Deep Purple Lineup Changes: A Complete Guide
Perhaps more than any other rock band, Deep Purple proved that a group of musicians could undergo consistent and even traumatic lineup turnover, yet still achieve remarkable success over a long span of time. That’s why each of the band’s different combinations was referred to like sequential versions of the same high performance automobile: Mark I, Mark II, etc. Of course, after than 45 years of music making, Deep Purple’s legend has in many ways transcended any talk of who’s who. Still, who was who? Here’s a primer…
1968-69: Ritchie Blackmore / Jon Lord / Ian Paice / Rod Evans / Nick Simper
A proposed supergroup from the start, Deep Purple was assembled around the talents of classically trained organ player Jon Lord (late of the Artwoods) and versatile guitarist Ritchie Blackmore, a stage and session ace whose resume already included names like Screaming Lord Sutch, the Outlaws, and eccentric producer Joe Meek. After dispensing with original percussionist Chris Curtis and the formative band name of Roundabout, the twosome recruited bassist Nick Simper (of the Flower Pot Men) and singer Rod Evans (of the Maze), who brought with him teenage drummer Ian Paice. Thus was born Deep Purple Mk. I, which recorded three full albums, experienced an immediate U.S. breakthrough with their cover of Joe South’s ‘Hush,’ but then seemed in danger of becoming a one-hit wonder due to mounting business, personal and creative issues — all of which brought them to a premature career crossroads.
1969-73: Ritchie Blackmore / Jon Lord / Ian Paice / Ian Gillan / Roger Glover
By the summer of ’69, Blackmore, Lord and Paice were in agreement that changes in both sound and personnel were needed for there to be any hope of relaunching Deep Purple’s career. They replaced Evans and Simper with Episode Six singer Ian Gillan and bassist Roger Glover, whom they felt were better equipped to pursue a heavier new direction. Sure enough, following a brief detour into symphonic rock for Lord’s ambitious ‘Concerto for Group and Orchestra,’ the rookie duo proved to be perfect catalysts. The subsequent ‘In Rock,’ ‘Fireball’ and ‘Machine Head’ are still lauded as cornerstones of hard rock and heavy metal. Still, Deep Purple’s so-called Mk. II lineup would soon buckle under the pressure of creative differences and non-stop work. After cementing their legend with 1972’s ‘Made in Japan,’ and cutting 1973’s clearly less inspired ‘Who Do We Think We Are?,’ Gillan and Glover exited stage left, leaving Blackmore, Lord and Paice to consider their next move.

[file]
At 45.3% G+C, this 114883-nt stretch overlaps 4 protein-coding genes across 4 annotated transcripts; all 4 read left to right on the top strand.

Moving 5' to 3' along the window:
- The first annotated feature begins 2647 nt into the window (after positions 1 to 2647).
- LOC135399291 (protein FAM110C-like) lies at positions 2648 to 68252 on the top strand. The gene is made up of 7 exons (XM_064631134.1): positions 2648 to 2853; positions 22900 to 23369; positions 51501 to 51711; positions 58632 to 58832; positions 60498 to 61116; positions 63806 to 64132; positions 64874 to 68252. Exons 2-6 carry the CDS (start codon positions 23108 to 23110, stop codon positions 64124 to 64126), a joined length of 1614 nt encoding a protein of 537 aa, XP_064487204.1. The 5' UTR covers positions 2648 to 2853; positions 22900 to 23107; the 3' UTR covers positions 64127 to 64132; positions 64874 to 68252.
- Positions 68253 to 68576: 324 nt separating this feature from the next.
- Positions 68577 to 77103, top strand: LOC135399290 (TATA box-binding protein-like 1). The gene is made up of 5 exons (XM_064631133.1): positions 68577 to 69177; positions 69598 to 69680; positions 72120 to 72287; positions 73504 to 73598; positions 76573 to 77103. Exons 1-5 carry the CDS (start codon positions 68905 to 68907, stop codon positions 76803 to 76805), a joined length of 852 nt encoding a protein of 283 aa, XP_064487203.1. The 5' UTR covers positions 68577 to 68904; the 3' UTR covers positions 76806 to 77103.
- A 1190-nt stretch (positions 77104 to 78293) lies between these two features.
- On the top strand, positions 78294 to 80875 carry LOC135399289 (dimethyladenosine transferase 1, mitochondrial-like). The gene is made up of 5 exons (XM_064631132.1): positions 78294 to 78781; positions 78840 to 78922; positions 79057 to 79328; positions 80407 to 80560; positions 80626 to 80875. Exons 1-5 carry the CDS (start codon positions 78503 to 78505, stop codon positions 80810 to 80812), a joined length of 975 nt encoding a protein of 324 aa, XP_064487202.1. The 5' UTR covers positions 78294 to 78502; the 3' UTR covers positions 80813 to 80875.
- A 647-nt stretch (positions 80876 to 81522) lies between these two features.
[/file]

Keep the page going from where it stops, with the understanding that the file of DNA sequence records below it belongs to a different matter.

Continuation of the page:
1973-75: Ritchie Blackmore / Jon Lord / Ian Paice / David Coverdale / Glenn Hughes
Enter another pair of complementary musicians in former Trapeze bassist and vocalist Glenn Hughes and a relative unknown lead singer by the name of David Coverdale. Together, Mk. III immediately recovered their top form behind 1974’s ‘Burn’ album, and performed before perhaps their biggest audience ever as headliners of the famed California Jam. Unfortunately, the familiar interpersonal bickering, fueled by escalating drug use, would again surface by year’s end, as evidenced by Purple’s less-inspired ‘Stormbringer’ follow up LP. This time, the issue was Blackmore, who did not care for the new musical influences (primarily funk-rock) permeating Deep Purple. Blackmore decided to start fresh with Rainbow, and the remaining members faced their stiffest challenge yet.
1975-76: Jon Lord / Ian Paice / David Coverdale / Glenn Hughes / Tommy Bolin
Extensive auditions followed, along with growing pressure to give up rather than forge ahead without Blackmore. Nevertheless, Deep Purple ultimately recruited American guitarist Tommy Bolin. He brought boundless stores of talent and unimpeachable versatility (see his jazz fusion work with Billy Cobham), but also a crippling heroin addiction that would eventually contribute to both Purple’s and his own tragic demise. Along the way, the short-lived Mk. IV lineup delivered a highly respectable, if unconventional, 10th album in 1975’s soul-and-funk-injected ‘Come Taste the Band.’ Fans remained divided, however. The group stumbled through a heavily criticized world tour that reached catastrophic lows in Japan (Bolin’s drug issues, again) and Indonesia (where corrupt authorities literally murdered one of the band’s roadies), then promptly broke up.